German label Ostinato Records is reviving the music of the Iftin Band, which has been gathering dust on cassette shelves in Somalia.
Mogadishu, 1986. Crystal blue Indian Ocean waters frothing and foaming along the longest coastline in continental Africa. White soft sand beaches and architecture reminiscent of this ancient part of the world’s place as a crossroads where Asia, Africa, and Europe begin and end. A white sheen on most buildings that made the city worthy of its pearly reputation.
The seafood? Fresh and exquisite. The music? Sweet as a broken date. The centerpiece?
The Al-Curuuba (Al-Uruba) hotel, the cream of abodes along East Africa’s Indian Ocean coast. Situated on the picturesque Lido Beach, adjacent to Mogadishu’s iconic lighthouse, the s-shaped hotel was draped with Arabesque and Somali aesthetics and had it all—studded suites, restaurants, ballrooms, a nightclub, a beach club, a well stocked bar for all persuasions, and a lesser known makeshift recording studio.
But Al-Uruba’s club, like the haunts of other luxury Mogadishu hotels—Shabelle, Jazira, and Juuba—was not for everyone. Entrance fees were exorbitant, an exclusive affair. Many couldn’t hear bands in full swing at Al-Uruba’s nightclub, opting instead for the more democratic, free of charge national theater. Operating at both Al-Uruba and the national theater was Iftin Band, the raucous, brass-heavy, electric, smoldering, world class outfit that, in the early 1980s, broke away from Somalia’s ministry of education, an academy of musical talent, and
blessed every song on this retrospective.
Iftin inebriated a global audience at Al-Uruba while cooking new tracks on the fly on the national theater’s bottom floor, just below the main stage for plays. This compilation reveals the recording sessions at Al-Uruba while making room for the ever important soundtracks to Riwaayads (theater plays).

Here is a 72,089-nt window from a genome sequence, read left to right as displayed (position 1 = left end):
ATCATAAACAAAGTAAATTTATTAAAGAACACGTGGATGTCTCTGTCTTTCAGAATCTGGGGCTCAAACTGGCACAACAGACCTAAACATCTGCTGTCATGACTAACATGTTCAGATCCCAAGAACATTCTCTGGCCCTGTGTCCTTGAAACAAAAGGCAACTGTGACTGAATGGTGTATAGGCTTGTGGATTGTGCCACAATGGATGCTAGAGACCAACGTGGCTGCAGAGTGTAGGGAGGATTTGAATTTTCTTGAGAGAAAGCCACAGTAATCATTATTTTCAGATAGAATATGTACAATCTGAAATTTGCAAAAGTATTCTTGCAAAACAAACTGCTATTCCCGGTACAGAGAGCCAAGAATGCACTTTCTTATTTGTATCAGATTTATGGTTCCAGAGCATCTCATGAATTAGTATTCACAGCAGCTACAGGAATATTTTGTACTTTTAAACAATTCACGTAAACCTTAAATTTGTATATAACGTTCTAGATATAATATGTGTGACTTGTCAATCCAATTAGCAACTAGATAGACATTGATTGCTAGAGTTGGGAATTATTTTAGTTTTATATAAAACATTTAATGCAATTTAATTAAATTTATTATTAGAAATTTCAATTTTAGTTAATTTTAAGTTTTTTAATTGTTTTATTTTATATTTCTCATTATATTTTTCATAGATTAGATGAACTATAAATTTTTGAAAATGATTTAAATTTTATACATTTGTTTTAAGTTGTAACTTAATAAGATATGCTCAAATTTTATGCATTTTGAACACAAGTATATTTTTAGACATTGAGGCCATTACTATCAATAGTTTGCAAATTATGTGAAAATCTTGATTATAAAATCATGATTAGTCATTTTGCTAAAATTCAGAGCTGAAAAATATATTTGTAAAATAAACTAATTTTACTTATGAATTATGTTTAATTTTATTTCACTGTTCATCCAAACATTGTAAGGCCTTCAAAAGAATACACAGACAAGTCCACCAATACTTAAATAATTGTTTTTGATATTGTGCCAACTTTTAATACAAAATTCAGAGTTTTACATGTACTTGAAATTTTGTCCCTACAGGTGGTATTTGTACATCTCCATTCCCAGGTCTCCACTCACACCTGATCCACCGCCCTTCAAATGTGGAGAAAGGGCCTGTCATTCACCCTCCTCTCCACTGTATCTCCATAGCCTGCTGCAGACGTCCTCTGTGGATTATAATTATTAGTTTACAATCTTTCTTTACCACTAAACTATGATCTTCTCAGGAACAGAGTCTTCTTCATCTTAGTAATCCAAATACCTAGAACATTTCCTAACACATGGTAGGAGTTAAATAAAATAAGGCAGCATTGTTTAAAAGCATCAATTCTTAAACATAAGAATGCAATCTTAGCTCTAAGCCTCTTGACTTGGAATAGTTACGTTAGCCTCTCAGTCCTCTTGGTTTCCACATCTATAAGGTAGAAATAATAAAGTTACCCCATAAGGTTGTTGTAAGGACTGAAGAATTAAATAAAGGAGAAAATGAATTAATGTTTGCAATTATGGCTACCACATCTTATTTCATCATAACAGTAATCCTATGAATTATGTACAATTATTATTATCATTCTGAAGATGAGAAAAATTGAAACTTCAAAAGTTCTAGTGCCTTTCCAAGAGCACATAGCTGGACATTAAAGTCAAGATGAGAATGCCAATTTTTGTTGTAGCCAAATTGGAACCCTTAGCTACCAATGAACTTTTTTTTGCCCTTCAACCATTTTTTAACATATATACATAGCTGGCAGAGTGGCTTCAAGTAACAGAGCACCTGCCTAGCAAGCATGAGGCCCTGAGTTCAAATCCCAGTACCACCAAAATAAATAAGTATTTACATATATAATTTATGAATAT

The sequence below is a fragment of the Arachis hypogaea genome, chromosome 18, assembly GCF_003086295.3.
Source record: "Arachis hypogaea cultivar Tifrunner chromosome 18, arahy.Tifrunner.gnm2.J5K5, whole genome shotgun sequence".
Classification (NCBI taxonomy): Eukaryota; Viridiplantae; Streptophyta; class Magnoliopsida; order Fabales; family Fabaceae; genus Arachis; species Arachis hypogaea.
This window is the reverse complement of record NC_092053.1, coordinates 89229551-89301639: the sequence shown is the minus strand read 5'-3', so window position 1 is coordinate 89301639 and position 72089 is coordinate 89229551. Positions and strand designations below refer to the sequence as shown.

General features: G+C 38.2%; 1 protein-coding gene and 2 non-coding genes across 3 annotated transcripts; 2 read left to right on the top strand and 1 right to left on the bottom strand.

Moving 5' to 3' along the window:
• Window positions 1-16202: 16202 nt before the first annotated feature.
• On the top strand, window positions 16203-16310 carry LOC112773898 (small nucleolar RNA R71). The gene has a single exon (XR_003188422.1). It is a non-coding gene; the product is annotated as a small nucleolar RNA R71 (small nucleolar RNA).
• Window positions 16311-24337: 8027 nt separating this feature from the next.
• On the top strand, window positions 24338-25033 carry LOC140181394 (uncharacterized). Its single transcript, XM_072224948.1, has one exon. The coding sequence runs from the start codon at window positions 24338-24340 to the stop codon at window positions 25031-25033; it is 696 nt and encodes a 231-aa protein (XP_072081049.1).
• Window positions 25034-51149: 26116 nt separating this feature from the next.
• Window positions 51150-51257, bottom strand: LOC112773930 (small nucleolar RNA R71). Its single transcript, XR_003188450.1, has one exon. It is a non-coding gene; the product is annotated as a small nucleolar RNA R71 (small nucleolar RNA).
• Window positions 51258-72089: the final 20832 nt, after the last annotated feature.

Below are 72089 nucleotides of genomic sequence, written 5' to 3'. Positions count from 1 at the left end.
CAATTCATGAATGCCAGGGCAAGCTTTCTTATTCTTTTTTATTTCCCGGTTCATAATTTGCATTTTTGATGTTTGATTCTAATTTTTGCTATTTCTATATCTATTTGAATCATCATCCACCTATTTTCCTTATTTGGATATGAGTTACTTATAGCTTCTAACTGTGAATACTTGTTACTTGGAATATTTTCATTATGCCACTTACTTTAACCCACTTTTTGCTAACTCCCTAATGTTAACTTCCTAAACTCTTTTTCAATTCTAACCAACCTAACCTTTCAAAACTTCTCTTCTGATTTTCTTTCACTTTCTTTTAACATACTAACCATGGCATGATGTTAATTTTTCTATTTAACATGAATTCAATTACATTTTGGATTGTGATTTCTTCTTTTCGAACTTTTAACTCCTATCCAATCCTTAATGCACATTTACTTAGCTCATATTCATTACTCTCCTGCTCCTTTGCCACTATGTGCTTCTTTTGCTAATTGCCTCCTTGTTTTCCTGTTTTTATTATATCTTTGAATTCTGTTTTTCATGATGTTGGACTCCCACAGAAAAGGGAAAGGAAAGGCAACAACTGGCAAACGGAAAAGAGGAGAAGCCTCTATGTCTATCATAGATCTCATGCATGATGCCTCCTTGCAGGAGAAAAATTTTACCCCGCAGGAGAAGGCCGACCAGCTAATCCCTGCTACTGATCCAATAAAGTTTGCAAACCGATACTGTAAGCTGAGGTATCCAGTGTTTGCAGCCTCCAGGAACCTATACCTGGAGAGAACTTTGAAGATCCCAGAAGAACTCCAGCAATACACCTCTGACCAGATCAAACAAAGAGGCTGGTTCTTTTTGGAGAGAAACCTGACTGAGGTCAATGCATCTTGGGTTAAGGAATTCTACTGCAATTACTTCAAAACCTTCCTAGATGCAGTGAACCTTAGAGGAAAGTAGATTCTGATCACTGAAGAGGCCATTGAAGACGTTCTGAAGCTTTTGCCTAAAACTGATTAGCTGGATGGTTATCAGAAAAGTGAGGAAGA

From Mogadishu to around the world
Going private gave them the space to experiment and learn a great deal by simply taking requests from guests at Al-Uruba’s nightclub. The tourists, business travelers, and government workers were in town from across Africa and Asia, alongside western countries. Demand for dance music from the world over internationalized Iftin’s sound, already formed on a cosmopolitan foundation of Somali music, owing to the Somali coast’s role as a brisk Indian Ocean trading hub for centuries. Americans in town? Fire up James Brown. Travelers from Lagos? Dust off the Afrobeat repertoire. Kenyans? It’s going to be a Benga guitar kind of night. These parties were energized by Banaadiri rhythms of Somalia’s south.
As a private band, Iftin needed a private supplier of the latest instruments and technology. Enter the co-producer of this record, Ahmed Sharif, whose family ran an import business and financed private shows and concerts. Sharif’s family delivered Iftin the tools they needed and fronted funding for many of their performances.
Recordings found reveal diverse inspirations and roots of Somali styles
Those shows, like this entire Somali music era, were led by women. Their unrivaled talent coupled with women empowerment policies yielded a vast roster of women singers, the captains of Somalia’s cherished cultural era. And they were treated with immense dignity. Iftin offered paid maternity leave and the government sent a special police task force to protect them.
Some of these recordings found their way to Shankarphone, a shop set up by founder, Shankar, that outcompeted rivals. Lines would stretch through Mogadishu’s largest market to secure the latest Iftin cassettes. After the civil war broke out in the early 1990s, those cassettes made their way around the world, leading to a seven year journey to locate the finest recordings and the performing artists on each track.
Digitized and compiled from cassettes sourced from London, Djibouti, Mogadishu, Nairobi, and Dubai, this is the first official compilation of Somalia’s most venerated band, encapsulating a memory when Somali musicians were operating a class apart from many of their contemporaries.
“Iftin wasn’t a band,” says lead singer Sitey Xosul Wanaag, “it was a vision.”
NMR (photo: press Iftin Band)